It’s almost halfway through the semester, and for some, dining dollars are dwindling. Eating on campus can be convenient and a good way to network with other students, according to Bill Sallustro, resident district manager for Chartwells, the contracted company Auburn University chose to help run Tiger Dining.
Some students feel their meal plan monopoly money disappears within the first months of the semester. However, a closer look at how Chartwells prices on-campus food and services reveals the margin for profit is approximately .02 percent — minimal, according to Sallustro.
He said in the pricing system there can be hiccups. A couple of people sit at a computer and punch in the price for each item for the specific location on campus, Sallustro said.
Approximately one week ago, the price of a Starbucks Doubleshot Energy espresso drink was $5.44 instead of the usual $3.49. Although this was noticed last week, the price was incorrect since August, according to Glenn Loughridge, director of campus dining.
The error was corrected Monday, Feb. 29.
Sallustro said the Doubleshot drink costs $2.18, but Chartwells sells it for $3.49. He also said for every dollar, Chartwells receives 19.5 cents, which is given to the University to pay for operation costs and utilities to keep dining facilities running and to pay the 300 employees who work for Tiger Dining. If there is anything left after packaging costs, Sallustro said they make profit off the remainder. He said this year Chartwells made approximately $30,000 in profit.
Tiger Dining receives approximately $130,000 in sales Monday–Thursday, according to Sallustro, and Fridays drop to $80,000 with a significant decrease Saturday and Sunday, where sales dip to $20,000 and $30,000–$35,000.
Auburn has the lowest meal plan rate compared to other universities, according to Sallustro. He said approximately 20 percent of students have the on-campus meal plan of $995 with the rest of the population having the off-campus $300 plan.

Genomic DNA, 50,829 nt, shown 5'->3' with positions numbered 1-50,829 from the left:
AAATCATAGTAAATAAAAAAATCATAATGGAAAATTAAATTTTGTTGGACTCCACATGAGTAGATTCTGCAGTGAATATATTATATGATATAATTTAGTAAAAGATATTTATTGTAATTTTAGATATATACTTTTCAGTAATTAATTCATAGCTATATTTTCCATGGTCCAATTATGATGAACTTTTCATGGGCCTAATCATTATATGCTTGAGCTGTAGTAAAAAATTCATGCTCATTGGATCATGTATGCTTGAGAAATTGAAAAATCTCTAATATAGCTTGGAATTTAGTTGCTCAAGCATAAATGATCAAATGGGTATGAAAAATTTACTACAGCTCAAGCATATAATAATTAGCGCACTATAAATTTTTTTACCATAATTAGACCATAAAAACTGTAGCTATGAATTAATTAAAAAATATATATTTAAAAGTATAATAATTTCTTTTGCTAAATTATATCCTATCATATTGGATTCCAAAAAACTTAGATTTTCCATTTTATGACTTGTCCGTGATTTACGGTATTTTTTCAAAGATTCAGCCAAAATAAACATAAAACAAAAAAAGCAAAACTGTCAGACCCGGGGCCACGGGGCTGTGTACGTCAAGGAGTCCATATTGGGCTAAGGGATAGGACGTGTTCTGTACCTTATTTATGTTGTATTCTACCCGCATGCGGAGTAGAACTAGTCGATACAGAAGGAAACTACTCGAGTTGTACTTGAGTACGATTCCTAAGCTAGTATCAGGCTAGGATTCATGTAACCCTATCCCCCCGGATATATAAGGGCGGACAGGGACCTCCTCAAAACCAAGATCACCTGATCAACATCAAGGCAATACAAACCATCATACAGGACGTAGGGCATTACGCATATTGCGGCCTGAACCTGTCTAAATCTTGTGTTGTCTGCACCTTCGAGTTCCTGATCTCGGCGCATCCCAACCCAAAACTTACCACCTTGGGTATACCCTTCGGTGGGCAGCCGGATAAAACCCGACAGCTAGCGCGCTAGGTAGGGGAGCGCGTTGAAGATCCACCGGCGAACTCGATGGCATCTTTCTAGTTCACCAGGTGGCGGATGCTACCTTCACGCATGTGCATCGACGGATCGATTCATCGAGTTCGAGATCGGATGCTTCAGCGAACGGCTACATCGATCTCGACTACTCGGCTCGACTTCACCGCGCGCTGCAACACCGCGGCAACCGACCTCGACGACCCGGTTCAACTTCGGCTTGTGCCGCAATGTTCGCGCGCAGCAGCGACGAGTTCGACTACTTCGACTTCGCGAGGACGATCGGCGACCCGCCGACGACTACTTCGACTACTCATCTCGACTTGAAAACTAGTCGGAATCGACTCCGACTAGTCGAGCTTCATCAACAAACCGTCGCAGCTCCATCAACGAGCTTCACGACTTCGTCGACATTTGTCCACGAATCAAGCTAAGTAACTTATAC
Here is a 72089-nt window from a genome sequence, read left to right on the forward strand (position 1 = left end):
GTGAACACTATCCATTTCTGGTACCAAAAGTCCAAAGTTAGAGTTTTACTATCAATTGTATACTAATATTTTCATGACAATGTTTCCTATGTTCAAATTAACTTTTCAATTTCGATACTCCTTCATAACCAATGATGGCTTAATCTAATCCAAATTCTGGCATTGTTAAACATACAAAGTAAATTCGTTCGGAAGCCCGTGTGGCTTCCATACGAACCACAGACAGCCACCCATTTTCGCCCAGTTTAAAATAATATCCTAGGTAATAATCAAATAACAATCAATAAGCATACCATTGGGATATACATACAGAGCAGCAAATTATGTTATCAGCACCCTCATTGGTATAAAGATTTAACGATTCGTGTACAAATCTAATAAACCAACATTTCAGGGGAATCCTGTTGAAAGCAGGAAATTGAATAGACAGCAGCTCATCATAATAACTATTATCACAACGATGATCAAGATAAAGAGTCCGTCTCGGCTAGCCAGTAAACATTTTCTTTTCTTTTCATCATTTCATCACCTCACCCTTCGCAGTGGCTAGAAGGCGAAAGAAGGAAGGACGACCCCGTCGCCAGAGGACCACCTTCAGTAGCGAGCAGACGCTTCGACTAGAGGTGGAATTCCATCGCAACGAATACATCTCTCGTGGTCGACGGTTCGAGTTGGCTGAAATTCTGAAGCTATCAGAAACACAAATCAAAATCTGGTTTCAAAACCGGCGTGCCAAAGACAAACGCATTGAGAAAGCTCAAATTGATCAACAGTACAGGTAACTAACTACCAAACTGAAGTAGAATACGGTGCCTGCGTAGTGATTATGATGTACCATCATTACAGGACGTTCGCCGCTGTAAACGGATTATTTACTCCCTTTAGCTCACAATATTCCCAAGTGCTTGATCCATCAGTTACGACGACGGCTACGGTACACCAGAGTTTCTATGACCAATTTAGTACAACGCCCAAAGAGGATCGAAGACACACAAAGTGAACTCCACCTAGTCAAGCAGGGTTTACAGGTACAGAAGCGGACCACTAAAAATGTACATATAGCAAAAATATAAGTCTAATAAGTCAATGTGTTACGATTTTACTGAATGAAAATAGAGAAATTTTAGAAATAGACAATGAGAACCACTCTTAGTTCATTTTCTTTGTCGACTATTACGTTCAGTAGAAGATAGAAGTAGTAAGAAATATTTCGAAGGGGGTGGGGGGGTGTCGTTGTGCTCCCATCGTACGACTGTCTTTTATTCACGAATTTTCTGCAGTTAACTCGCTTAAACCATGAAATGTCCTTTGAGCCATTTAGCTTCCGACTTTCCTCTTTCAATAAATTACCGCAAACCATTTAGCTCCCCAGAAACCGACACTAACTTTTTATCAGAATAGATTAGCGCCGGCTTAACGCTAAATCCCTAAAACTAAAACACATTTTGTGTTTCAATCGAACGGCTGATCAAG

“The idea of this plan was never to be a plan to [eat] like every single meal because you know that’s impossible, right?” Sallustro said.
Loughridge said a student is paid every summer to conduct the Market Basket Survey, which determines prices for all foods, drinks and services offered on campus.
Sallustro said they go to comparable restaurants in the community similar to the on-campus venue. He said they weigh how much meat and toppings each item has and compile a presentation Loughridge and Sallustro use to decide prices.
Sallustro said a couple of years ago the SGA treasurer at the time conducted the survey and found Au Bon Pain’s portions were better for the value compared to Panera Bread.
According to Loughridge, on-campus restaurants have to keep prices within 5 percent of the off-campus counterpart. Some students see high prices of items in an on-campus convenience store and compare them with gas station prices on the same product.
However, Sallustro explained the gas station’s prices can be less because they have other products such as gas, cigarettes or alcohol to offset the cheaper price.
“We sell food and the services, and that’s all we have,” Sallustro said. “We’re a little bit more restricted on those prices.”
Karlie Cowell, sophomore in psychology, said she feels there is a good selection of food on campus, and most products are reasonably priced.
“Some of it, I feel like, is kind of expensive like Chicken Salad Chick,” Cowell said. “It’s always like $10. I mean, they do give you a lot of food, but it still seems kind of expensive to me.”
Cowell said she would like to see a more cafeteria-style dining option with more home-cooked meals.
Since Auburn has a retail campus dining system instead of a meal system, Sallustro said it gives students more flexibility in choosing what they want to eat.